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Why Women’s Sites Are Attracting Advertisers Even In A Downturn

Most digital-ad-spending forecasts for the rest of 2009 (and beyond) are predicting little-to-no growth this year. But that data may not tell the whole story: a recent survey of senior marketing execs — many with interactive advertising budgets that top $1 million annually — found that most expect to spend more on digital campaigns over the next six months.

Women’s sites, which have been attracting a growing share of advertising revenue in the downturn, are as well positioned as anyone to land some of that extra spending. Over the past six months, the volume of display ad views (an indication of how many campaigns were running in a specific vertical) on sites like Glam Media and iVillage outpaced views on sites in the health, automotive and travel categories, according to *comScore*. In April, for example, there were 4.7 billion display ad views on women’s sites — compared to roughly 2.2 billion views on automotive sites, and 1.2 billion on travel sites. Brands like P&G and Kraft are “investing big time” in women-centric advertising, according to Liz Phillips, senior partner and group media director at MEC Interaction.

That pattern — of women’s sites doing well in slow economic periods — has held true in previous downturns as well, as marketers try to focus on the primary purchase decision-makers in the household. The target is typically women aged 25-54, and most have kids, which makes them more valuable: eMarketer notes that digital moms are more likely to use their favorite sites for purchase information than search engines, magazines, and even TV. Meanwhile, a BlogHer study (pdf) found that single women sans kids are also using the web and social media to influence their own (and their peers’) purchasing decisions.

“They want to target women and moms without having to be locked into a parenting channel,” Phillips said. “So we’re seeing tremendous interest in sites that offer a mix of traditional elements like display and newsletters, with custom options like blogger outreach, video and psychographic targeting.”

As the exclusive sponsor of Momversation, the mommy-blogger series from digital-content studio DECA, Target has banner ads on the homepage, mid-rolls within the clip, and occasional in-video promotions. The retailer took a chance as Momversation’s launch sponsor for Q4, and the series has since grown to attract over a million monthly video views (including syndication). Target re-upped its sponsorship for a full year, “at a substantial multiple of what they signed on for at the launch,” according to Michael Wayne, DECA’s co-founder and CEO.

With Momversation, DECA created a one-stop video shop for advertisers trying to connect with multiple mommy-bloggers (and their followers). “You take the best bloggers and put them under one roof, and then an advertiser can reach the entire cross-section of their audience — different ethnicities, different geographic regions and different points-of-view — with one sponsorship,” Wayne said. Networks like BlogHer and Glam also aggregate mommy-bloggers, which is the kind of packaging that media buyers are looking for, according to Phillips: “We know moms are busy; they don’t always have time to cruise multiple sites, so getting our core message across on a single property — or even a single article or episode — is key.”

Mercedes-Benz, meanwhile, turned to Real Girls Media to help launch its new GLK SUV. The campaign included a mix of display ads and sponsored content (blogger Amy Allen Clarke test-drove a GLK and documented her experiences — and readers were encouraged to share her posts with friends through giveaways and contests). Clarke’s six blog posts generated over 2,800 comments during the week that she test-drove the GLK.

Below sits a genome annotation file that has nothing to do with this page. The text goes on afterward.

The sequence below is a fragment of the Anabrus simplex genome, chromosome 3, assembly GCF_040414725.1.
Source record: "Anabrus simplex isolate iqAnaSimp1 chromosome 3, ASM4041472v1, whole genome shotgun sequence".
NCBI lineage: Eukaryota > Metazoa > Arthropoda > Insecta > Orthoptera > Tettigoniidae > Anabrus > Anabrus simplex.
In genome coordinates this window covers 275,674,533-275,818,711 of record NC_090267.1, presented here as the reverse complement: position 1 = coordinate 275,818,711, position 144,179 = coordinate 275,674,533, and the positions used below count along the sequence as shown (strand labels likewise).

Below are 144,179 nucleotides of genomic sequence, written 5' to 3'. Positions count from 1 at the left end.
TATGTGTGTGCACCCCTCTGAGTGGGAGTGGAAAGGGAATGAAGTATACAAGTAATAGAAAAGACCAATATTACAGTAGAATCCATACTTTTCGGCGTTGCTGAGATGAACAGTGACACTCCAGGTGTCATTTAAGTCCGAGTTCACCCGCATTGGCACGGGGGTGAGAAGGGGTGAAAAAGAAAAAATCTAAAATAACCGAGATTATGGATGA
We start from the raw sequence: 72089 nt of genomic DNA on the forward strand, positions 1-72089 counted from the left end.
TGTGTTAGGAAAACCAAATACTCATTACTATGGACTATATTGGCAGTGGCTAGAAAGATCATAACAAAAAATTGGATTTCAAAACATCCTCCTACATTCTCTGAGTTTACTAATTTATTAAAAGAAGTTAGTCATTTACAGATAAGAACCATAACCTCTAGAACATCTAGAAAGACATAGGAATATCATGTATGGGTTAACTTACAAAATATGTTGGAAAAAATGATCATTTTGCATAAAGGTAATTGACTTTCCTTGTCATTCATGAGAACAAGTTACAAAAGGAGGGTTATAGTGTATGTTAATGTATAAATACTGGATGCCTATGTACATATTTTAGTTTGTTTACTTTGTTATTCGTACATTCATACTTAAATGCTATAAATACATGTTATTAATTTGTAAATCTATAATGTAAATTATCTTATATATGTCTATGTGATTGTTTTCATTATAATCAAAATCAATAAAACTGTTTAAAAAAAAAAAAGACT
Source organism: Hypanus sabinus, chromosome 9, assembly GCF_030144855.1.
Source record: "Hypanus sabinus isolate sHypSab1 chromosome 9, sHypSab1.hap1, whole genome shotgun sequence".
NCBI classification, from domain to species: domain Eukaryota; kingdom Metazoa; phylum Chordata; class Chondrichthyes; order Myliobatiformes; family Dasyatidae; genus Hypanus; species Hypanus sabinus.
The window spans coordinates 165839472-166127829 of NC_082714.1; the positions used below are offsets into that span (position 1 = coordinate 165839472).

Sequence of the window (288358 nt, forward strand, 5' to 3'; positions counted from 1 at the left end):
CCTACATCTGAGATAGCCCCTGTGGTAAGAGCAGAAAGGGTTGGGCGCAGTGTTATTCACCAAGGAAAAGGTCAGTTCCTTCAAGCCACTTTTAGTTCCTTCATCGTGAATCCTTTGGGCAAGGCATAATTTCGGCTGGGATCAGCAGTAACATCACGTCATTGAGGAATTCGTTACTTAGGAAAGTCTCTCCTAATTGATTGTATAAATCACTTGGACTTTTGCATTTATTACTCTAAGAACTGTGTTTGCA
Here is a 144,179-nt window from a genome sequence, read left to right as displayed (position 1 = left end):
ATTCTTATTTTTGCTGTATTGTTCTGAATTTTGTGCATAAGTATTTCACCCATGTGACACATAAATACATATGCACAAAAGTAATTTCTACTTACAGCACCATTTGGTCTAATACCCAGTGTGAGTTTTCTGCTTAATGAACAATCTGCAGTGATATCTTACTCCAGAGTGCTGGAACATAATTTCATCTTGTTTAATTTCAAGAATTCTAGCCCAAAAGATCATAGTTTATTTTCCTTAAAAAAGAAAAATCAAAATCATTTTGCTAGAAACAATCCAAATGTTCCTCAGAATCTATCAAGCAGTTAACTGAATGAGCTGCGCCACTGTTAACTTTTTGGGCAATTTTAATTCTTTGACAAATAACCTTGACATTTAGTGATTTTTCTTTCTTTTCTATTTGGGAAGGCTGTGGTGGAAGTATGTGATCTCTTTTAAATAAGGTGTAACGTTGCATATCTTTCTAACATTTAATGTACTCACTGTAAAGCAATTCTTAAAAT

Real Girls Media has developed similar campaigns for brands like Crystal Light, Sun Chips and Pam cooking spray. Rebecca Weeks Watson, Real Girls Media’s director of business development, said the buys are in the “hundreds of thousands” of dollars, and strategic investor Meredith (NYSE: MDP) helps sell ads across the Real Girls Media network (including flagship site

Setting up branded micro-sites for specific products has been popular in the past, but Phillips said advertisers struggle with this costly strategy because creating content isn’t their forte. Yahoo (NSDQ: YHOO) Shine runs on a magazine-style editorial schedule for that reason, according to EIC Brandon Holley: “There are seasonal events — like ‘New Year, New You’ or the holiday gift guide, or for summer vacation — and we can sell content in those areas like a special section in a magazine. We can also create content on-the-fly.” Shine launched a dating guide, for example, two weeks leading up to the premiere of dating movie He’s Just Not That Into You; comedy duo Frangela weighed in on some best- and worst- date moments in a series of video clips that featured He’s Just Not That Into You ads and topics.

2 Responses to “Why Women’s Sites Are Attracting Advertisers Even In A Downturn”

  1. Sarah K

    FYI; ” influence their own (and their peers’) purchasing decisions ” or the often used “Women make the majority of purchasing decisions” is just marketing speak for “Women are suckers.”

  2. JillK

    As a woman it is good to hear what you feel intuitively. Most web media companies and Ad Networks all followed Yahoo and AOL and are now struggling to survive.

    iVillage started this over a decade ago, but has faltered under NBC. It is shocking that the only large startup that received funding was Glam — I think over $100 million. Focus on building the women market — no wonder Glam is killing it in the market, when most media companies are down or out of business.

    Yes, Women sites are very attractive, About time you noticed. Why aren't there more articles on this?